Implicational Psycho-Logics


Don’t let the title daunt you.  It should make sense in a bit.

Yesterday I wrote how typing up a passage by Edward MacNeal about “mathsemantics” led to the revelation that the name for my discipline, “general semantics,” is a generic term, one needing clarification.  I proposed that maybe the name should be “general semantics of non-aristotelian thinking,” and I explained that that phrase meant “general implications of non-aristotelian thinking.”  Calling my field “General Semantics” is a lot like calling it “General Implications.”  It makes you go, “Of what?”  Well, “general implications (semantics) of non-aristotelian thinking.”

That is, the field I’m in is really just the elaboration for the reader and practitioner what constitutes non-aristotelian thinking, what consistutes aristotelian thinking, and what is implied about the world we live in if we think more as a non-aristotelian (“more like a scientist”) than as an aristotelian (“more like what we commonly do”).

Now, I do a lot of my thinking in the shower (or rather, thoughts come to me then), and I was just in the shower when it came to me a new potential, imformative name of the field known by the name “general semantics.”  That name gelled with my exposition yesterday on what the word “semantics” denotes (“the study of what something means”), as well as the role the behavior of implication has in the field, especially considering Cassius Keyser’s friendship with general-semantics founder Alfred Korzybski, and considering Keyser’s own exposition of implication found in his breathtaking book, Mathematical Philosophy.  That name?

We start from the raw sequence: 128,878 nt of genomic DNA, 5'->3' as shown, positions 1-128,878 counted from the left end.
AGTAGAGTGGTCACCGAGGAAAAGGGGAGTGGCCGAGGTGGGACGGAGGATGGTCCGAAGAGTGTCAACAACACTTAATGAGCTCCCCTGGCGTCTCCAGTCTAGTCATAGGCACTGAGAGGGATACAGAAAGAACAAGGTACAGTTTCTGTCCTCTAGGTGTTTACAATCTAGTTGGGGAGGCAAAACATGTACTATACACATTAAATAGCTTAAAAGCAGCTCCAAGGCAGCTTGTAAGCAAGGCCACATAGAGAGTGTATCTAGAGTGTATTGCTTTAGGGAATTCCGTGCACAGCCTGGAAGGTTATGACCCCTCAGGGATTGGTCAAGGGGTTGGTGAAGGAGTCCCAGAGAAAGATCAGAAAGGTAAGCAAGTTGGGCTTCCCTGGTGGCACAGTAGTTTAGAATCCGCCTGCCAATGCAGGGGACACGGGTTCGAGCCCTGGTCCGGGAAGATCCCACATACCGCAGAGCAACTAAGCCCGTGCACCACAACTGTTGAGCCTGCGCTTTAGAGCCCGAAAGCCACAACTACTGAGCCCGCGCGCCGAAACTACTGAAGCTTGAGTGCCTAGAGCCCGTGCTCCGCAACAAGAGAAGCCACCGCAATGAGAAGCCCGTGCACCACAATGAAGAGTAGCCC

“Implicational psychology.”

That is, general semantics might better be named “implicational psychology.”  Well, what would that name mean?  It would mean, “the study of what things mean to us.”  The word “psychology” suggests the field pays special attention to thinking and thought processes of people, and the word “implicational” suggests the field pays especial attention on what things mean to people.  “What does 9/11 mean to you?”  “What does it mean to you when your husband forgets your anniversary?”  “What does it mean if the world is actually round?”  “What does it mean if the world is actually flat?”  “What does it mean if light speed is not infinite?”  And then: “What does the rest of things mean given those meanings to you?”

Now, to take Korzybski’s advice, I wouldn’t name the field with the word “psychology” but instead something more like “psycho-logics.”  For Korzybski, this word is better at denoting the empirically indivisible interrelation in the human body of emotion and thought.  Roughly speaking, the word “psychology” seems to imply “thinking” a bit more than it implies “emotion,” but “psycho-logics” (with its decided hyphen) seems to imply “emotion” (“psycho”) and “thinking” (“logics”) and their interrelationship much more clearly.  I might have Korzybski a bit wrong there, or I might misunderstand his exact reasoning for including the hyphen and making the word an “-ics,” but I think it’s something like that.  “Implicational psycho-logics,” at least as a name, better denotes the study of both what things mean emotionally to people, as well as what things mean intellectually to people.

I’ll say: “Take your pick.”  The term “implicational psychology” will probably mean more to a random person than “implicational psycho-logics.”  That is, from the perspective of implicational psychology, which studies things like “what things mean to people” (!), the field might recommend the former name over the latter.

I smile when I say that.

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